The forthcoming G20 summit in St. Petersburg hopes to map out a solution to one of the forum’s main tasks: The stimulation of economic growth. As the host country, Russia will place investment procurement at the top of the agenda
As the current Chair of the G20, Russia is focusing its attention on to the need to increase investment to spur a global recovery. Photo: G20 Press Service
As the St Petersburg authorities put the finishing touches to a new highway built to welcome the G20 participants and promise to deal with illegal migrants — and against the backdrop of U.S. President Barack Obama’s decision to cancel his face-to-face meeting with Russian president Vladimir Putin — the world's leading politicians are readying themselves for the forum, scheduled for Sept. 5-6.
The tone of the summit has already been set by the G20 Finance Ministers and Central Bank Deputies' Meeting, held in late July in Moscow. In their final communiqué, the participating finance ministers outlined action plans according to three main goals: examining ways to increase long-term investments; combating tax evasion, and, most importantly, promoting growth in the world economy.
The latter was the main object of the St. Petersburg Plan of Action, which will be finalized by September and submitted for consideration at the summit. This comprehensive plan, as stated in the communiqué, is intended to stimulate growth through job creation.
A key topic of the summit will be the economic slowdown currently affecting not only recession-scarred Europe and the underemployment-hit U.S., but also developing countries, whose GDP growth rates have slowed markedly.
"The focus of the summit will be the slowdown in the world's leading developing economies observed over the past few years. Partly it is the result of cyclical processes, and partly a lack of structural reforms," states Nariman Beravesh, chief expert on macroeconomics at IHS Global Insight.
In July, the IMF cut its global growth forecast for the year from 3.3 to 3.1 percent. The figure for developed countries remained unchanged at a paltry 1.2 percent, while the picture painted by the IMF for developing countries was somewhat gloomier.
China's GDP will grow by 7.8 percent (not the expected 8 percent), Brazil’s by 2.5 percent (down from 3 percent), and India’s by 5.6 percent (revised from 5.7 percent). Alarm bells are ringing for Russia, too.
In July, the country's Purchasing Managers Index (PMI) not only fell (for the first time since August 2011), but was down to below 50 points — the lowest level since December 2009. That followed pessimistic appraisals for the Russian economy from the IMF and the World Bank, which lowered their forecasts for GDP growth in 2013 to 2.5 percent and 2.3 percent, respectively.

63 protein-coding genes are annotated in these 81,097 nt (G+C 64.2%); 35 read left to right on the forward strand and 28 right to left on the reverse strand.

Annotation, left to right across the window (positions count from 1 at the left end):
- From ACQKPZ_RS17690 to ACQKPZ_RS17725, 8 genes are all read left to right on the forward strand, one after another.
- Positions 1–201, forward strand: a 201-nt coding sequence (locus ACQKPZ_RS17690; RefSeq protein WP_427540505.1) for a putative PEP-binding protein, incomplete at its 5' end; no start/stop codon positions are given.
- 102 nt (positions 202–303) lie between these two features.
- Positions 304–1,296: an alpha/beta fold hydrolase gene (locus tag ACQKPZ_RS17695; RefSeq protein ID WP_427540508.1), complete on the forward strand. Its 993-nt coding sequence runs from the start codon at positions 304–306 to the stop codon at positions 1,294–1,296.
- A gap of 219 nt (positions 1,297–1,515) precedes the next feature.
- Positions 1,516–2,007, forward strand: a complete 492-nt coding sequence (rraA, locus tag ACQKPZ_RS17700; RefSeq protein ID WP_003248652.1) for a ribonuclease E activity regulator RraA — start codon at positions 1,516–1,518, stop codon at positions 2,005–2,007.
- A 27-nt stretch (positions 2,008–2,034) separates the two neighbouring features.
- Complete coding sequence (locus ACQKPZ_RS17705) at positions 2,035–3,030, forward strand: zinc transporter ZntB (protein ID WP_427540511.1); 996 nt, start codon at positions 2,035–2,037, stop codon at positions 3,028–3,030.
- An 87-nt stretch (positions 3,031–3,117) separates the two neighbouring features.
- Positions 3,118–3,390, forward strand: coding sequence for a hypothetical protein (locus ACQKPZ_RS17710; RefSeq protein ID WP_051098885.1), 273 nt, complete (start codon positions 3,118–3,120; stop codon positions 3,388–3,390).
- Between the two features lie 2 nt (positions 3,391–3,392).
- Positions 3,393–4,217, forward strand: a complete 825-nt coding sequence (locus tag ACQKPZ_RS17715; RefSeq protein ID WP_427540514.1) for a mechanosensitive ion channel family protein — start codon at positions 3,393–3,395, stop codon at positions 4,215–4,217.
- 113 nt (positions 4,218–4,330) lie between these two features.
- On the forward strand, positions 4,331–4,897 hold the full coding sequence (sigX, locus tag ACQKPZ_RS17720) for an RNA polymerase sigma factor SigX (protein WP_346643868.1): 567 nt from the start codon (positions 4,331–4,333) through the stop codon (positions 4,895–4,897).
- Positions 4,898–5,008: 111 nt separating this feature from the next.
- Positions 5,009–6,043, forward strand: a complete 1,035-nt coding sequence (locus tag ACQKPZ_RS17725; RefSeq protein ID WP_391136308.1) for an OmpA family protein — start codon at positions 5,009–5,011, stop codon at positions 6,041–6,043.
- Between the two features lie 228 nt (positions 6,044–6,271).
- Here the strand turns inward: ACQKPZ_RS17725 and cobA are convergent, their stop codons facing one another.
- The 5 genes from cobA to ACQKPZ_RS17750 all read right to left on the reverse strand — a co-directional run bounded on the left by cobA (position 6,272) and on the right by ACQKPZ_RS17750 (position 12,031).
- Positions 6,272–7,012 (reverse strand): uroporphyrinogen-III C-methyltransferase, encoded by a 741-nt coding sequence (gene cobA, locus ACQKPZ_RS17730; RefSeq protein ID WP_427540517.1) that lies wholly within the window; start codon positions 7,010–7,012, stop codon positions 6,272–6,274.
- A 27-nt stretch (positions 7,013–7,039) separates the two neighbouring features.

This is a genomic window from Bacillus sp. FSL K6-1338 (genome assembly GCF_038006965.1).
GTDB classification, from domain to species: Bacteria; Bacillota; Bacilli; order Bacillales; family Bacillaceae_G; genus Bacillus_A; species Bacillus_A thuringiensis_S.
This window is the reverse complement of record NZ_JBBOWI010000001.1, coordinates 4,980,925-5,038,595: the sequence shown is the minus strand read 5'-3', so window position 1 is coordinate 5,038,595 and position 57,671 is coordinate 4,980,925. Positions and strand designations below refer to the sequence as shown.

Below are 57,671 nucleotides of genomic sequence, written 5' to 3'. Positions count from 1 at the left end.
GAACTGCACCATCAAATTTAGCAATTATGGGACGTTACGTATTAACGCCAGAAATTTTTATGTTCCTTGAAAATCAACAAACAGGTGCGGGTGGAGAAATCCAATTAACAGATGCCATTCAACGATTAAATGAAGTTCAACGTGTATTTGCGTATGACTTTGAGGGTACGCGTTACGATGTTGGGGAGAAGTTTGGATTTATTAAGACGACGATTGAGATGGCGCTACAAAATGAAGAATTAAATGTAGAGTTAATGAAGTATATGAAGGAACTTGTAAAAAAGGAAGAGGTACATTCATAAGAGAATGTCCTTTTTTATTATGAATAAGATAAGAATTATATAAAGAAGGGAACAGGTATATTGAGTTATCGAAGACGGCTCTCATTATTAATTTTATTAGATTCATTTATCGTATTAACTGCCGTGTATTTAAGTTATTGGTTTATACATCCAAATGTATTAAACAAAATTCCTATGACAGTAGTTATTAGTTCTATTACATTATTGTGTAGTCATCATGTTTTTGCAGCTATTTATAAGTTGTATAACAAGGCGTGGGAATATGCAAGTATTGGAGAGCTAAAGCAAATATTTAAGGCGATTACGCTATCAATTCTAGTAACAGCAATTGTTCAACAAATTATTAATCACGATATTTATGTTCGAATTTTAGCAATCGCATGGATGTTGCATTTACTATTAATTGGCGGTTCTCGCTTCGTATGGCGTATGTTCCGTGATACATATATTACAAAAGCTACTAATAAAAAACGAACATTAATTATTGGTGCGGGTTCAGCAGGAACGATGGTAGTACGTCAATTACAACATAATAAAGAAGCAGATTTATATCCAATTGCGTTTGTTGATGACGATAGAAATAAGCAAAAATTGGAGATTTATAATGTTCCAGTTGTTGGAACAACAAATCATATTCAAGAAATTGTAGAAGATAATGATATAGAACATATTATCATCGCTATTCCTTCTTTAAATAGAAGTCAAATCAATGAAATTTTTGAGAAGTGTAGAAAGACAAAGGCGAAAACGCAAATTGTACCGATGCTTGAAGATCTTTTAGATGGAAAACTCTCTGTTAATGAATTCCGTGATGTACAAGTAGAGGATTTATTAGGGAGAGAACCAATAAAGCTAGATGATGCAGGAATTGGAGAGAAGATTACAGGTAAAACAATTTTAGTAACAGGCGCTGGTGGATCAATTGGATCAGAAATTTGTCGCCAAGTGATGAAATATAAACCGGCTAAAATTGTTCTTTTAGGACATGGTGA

As the current Chair of the G20, Russia is focusing its attention on to the need to increase investment to spur a global recovery. "Overall, economic recovery comprises two major tasks: how to kickstart the investment process, which drives development, and how to reduce risk through building an international financial architecture and correcting for imbalances that could lead to a new crisis," the head of the Economic Expert Group Evsei Gurvich points out.
According to Yaroslav Lisovolik, chief economist at Deutsche Bank, a core challenge for the G20 is the creation of institutions to manage investments. The opinion is shared by economist Dmitri Polevoy of ING Bank, who believes that greater control is required to ensure that investments are effective, to be supplemented by changes in government policies to support investors.
Another crucial issue to be discussed at the G20 is the "de-offshoring" of the global economy, including coordinated measures to combat tax evasion. According to Lisovolik, "It is imperative that all countries play ball, and do not seek to channel financial flows."
The fight against tax evasion is closely linked to anti-corruption policy, which is also on the agenda of the upcoming summit. The plan — initiated under Russia's presidency and set for further development after the handover to Australia — provides for coordinated action to ensure the independence of anti-corruption agencies, introduces measures to tackle money laundering and the proceeds of corrupt activity, and imposes restrictions on the movement of public officials found guilty of corruption. Politicians expect the business community not to remain on the sidelines.
In addition, Russia has "inherited" other issues from previous G20 meetings that will not escape the attention of the world's top politicians. The ongoing reform of the international financial architecture and financial regulation is of particular importance in this respect.
For instance, the revision of IMF quotas in favor of developing countries was approved by the G20 back in 2010, but the reform has since stalled, causing anxiety chiefly among BRICS countries.
On a more positive note, the heated debates witnessed in 2011 and 2012 over the "currency wars" appear to have lost their edge. Prior to Moscow's presidency of the G20, universal fears had been stoked by the standoff between China and the U.S., as well as Brazil's exchange rate interventions.
But the lack of criticism at previous G20 summits over Japan's easing of monetary policy, which has significantly weakened the yen, effectively sanctioned the use of loose monetary policy by central banks everywhere to achieve the main objective of stimulating economic growth.
This article first appeared in Russia Beyond The Headlines.